Articles

Psychedelic Symbols of State Power in Nicaragua

by Laura C. Mallonee on March 31, 2014

Hugo Chavez monument

A monument to the late Hugo Chavez adorns a traffic circle in Managua (all photographs courtesy the author unless otherwise noted)

After Nicaraguan president Daniel Ortega lost his re-election bid in 1990, the eccentric poet and first lady Rosario Murillo told a reporter she was happier with her common-law husband out of power. “I had a series of responsibilities that didn’t let me do art,” she explained. From 1988 until 1990, Murillo had acted as the nation’s art czar, directing the Institute of Culture. Now, she’d be able to get back to her writing desk — at least for a season.

First Lady Rosario Murillo (Photo courtesy Nicaraguan government).

First Lady Rosario Murillo (image courtesy Nicaraguan government)

Ortega first became president in 1984, a few years after fighting as a guerrilla for the Sandinista National Liberation Front (FSLN). Murillo had also served as an underground courier for the Marxist movement. When it overthrew the right-wing government in 1979, the world looked on curiously at what appeared to be the only Central American country in which leftist ideals had triumphed. A Vanity Fair reporter wrote of Murillo: “Her charm is the charm of the revolution peopled by the young, the brave, and the good-looking … ”

But before Ortega actually left office in 1990, he practically emptied the nation’s coffers, prompting the revolution’s most prominent players to speak out against him. Undeterred, he campaigned three more times and was finally re-elected president in 2006. In 2011, he assumed office again after changing Nicaragua’s constitution to allow himself to run a third time. This past December, the Sandinista-controlled National Assembly threw out term limits altogether, which lets Ortega pursue a fourth term in 2016.

It seems unlikely Murillo has much time for poetry nowadays. Many see her as the contemporary Eva Perón, possibly holding as much power as her husband. A flower child with a plethora of jewelry, she appears daily on television to address the nation on behalf of Ortega. And her ties to the Sandinista party are almost mythological: she is the great-niece of Augusto Sandino, the moody Nicaraguan revolutionary (à la Che Guevara) for which the FSLN is named.

Pink revolution

Pink FSLN propaganda hangs from a building

Besides being the Sandinista’s spokesperson, Murillo has poured her artistic energy into making her mark throughout Managua in a very public way: first through the visual rebranding of the Sandinista party, then through the many public monuments she has conceived — remarkably unique and puzzling structures, which are not well-known outside Nicaragua. The city is her canvas, and oil money, it seems, her patron.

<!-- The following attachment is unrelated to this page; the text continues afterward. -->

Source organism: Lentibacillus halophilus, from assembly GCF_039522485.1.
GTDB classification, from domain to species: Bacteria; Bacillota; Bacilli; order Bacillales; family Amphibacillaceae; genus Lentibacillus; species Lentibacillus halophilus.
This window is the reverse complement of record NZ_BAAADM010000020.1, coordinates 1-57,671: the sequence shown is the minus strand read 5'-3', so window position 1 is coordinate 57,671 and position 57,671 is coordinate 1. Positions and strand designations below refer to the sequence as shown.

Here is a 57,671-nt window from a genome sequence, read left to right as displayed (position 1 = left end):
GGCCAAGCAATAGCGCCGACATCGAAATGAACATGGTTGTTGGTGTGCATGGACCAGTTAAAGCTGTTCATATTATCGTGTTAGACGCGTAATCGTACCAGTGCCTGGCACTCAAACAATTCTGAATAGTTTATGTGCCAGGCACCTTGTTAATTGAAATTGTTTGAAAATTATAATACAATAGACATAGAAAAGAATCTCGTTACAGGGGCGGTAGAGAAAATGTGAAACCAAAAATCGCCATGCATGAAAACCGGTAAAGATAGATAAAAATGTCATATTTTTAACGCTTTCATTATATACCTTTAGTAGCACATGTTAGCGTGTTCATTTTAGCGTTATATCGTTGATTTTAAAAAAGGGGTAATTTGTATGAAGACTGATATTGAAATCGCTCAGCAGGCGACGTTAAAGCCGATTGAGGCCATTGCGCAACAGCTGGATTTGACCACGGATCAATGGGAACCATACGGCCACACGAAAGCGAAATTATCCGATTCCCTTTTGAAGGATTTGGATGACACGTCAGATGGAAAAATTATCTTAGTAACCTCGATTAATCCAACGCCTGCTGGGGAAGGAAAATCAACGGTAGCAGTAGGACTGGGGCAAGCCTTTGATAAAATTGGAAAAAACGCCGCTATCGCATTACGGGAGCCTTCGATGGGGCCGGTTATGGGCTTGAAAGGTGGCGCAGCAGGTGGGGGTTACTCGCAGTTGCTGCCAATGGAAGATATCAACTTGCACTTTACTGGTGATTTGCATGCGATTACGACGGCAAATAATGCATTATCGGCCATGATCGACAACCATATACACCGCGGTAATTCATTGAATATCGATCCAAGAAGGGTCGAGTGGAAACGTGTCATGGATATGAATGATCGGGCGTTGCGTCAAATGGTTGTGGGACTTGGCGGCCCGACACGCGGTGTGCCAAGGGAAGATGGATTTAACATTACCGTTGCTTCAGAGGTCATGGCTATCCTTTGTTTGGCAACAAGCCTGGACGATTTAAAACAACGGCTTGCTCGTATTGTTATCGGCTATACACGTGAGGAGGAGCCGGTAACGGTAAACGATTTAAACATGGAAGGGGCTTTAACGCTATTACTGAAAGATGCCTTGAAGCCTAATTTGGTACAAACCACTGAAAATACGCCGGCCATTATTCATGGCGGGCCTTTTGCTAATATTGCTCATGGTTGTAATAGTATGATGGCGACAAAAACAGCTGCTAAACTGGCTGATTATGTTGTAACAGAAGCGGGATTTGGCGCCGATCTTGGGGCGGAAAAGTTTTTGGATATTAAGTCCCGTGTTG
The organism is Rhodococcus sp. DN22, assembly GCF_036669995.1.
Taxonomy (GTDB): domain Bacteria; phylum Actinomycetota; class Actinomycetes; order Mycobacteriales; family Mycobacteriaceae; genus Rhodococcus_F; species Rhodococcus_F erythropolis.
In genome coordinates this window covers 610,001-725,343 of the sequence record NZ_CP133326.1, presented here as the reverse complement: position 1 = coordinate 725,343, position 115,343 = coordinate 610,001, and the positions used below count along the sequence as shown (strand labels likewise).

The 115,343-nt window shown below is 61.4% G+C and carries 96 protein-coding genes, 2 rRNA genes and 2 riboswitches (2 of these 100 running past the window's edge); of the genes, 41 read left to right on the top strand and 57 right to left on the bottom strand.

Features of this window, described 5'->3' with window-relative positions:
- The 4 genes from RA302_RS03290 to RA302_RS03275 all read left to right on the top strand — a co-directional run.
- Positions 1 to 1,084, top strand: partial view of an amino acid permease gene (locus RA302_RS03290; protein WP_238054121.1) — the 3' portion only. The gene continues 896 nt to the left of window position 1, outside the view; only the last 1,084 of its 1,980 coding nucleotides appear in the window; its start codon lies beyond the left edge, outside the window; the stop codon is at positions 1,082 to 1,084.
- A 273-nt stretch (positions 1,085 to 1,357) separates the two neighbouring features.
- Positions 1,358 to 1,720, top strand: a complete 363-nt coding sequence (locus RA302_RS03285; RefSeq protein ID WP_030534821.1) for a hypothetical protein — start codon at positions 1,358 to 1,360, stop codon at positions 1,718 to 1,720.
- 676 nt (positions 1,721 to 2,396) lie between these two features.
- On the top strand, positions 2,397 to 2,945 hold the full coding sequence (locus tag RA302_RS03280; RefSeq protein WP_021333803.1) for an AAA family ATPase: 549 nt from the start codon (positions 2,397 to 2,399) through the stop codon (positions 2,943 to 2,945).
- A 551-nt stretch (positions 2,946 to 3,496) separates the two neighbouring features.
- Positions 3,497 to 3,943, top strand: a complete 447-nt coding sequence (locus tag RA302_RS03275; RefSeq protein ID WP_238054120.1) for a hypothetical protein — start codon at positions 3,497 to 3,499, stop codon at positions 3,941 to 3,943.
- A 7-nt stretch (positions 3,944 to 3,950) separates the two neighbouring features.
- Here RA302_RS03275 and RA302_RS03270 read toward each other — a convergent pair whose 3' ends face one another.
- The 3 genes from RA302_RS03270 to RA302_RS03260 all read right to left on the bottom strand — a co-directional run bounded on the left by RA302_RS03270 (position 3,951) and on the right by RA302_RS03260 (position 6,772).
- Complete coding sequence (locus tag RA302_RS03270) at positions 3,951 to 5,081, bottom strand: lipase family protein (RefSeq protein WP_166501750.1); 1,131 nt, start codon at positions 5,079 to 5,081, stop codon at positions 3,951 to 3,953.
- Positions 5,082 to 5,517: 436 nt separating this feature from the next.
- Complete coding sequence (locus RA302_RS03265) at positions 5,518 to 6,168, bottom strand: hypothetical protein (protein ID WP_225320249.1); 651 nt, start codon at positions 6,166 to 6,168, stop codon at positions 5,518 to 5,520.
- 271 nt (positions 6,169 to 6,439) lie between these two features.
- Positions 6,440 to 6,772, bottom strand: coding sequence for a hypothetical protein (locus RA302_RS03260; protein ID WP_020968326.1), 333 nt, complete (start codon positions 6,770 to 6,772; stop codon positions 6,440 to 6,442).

Under Murillo’s influence, fuschia has replaced black and red as the official color of the FSLN. The Disney princess hue now adorns posters, billboards and entire walls throughout the country; some have even dubbed its arrival the “Pink Revolution.”

The capital of Managua is now swathed in Christmas lights year-round.

The capital of Managua is now swathed in Christmas lights year-round

The makeover added a feminine touch to a movement known for its machismo. It also accompanied the FSLN’s ideological transformation: “Ortega the Marxist-Leninist in military uniform was replaced by Ortega the practicing Catholic in white shirt and jeans. The rhetoric of peace and reconciliation supplanted that of anti-imperialism and class struggle.” Though Nicaragua’s official slogan is “Christian, Socialist and In Solidarity,” the country has become increasingly capitalistic. (Its plan to allow a Chinese businessman to build a transoceanic canal in the country was the subject of a recent article in the New Yorker).

Despite Nicaragua’s economic reality, Murillo has inaugurated a number of public art projects that flaunt its leftist ties. In 2012, she conceived a massive monument to the Bolivarian Alliance for Our Americas (ALBA), a left-wing alliance formed to reduce dependence on — as Ortega often puts it — los Yankis. Founded by former Venezuelan President Hugo Chavez in 2004, ALBA promotes the exchange of petroleum among member nations, and through it, Chavez propped up the Ortega regime with up to $3 billion in donated oil revenues since 2007. Murillo’s monument features nine painted stelae celebrating the leaders of ALBA nations, including Venezuela’s Chavez, Ecuador’s Rafael Correa, Cuba’s Raúl Castro and, of course, Ortega. You might say it’s the Latin American version of Hungary’s Memento Park.

ALBA monument brightened

Murillo’s monument to ALBA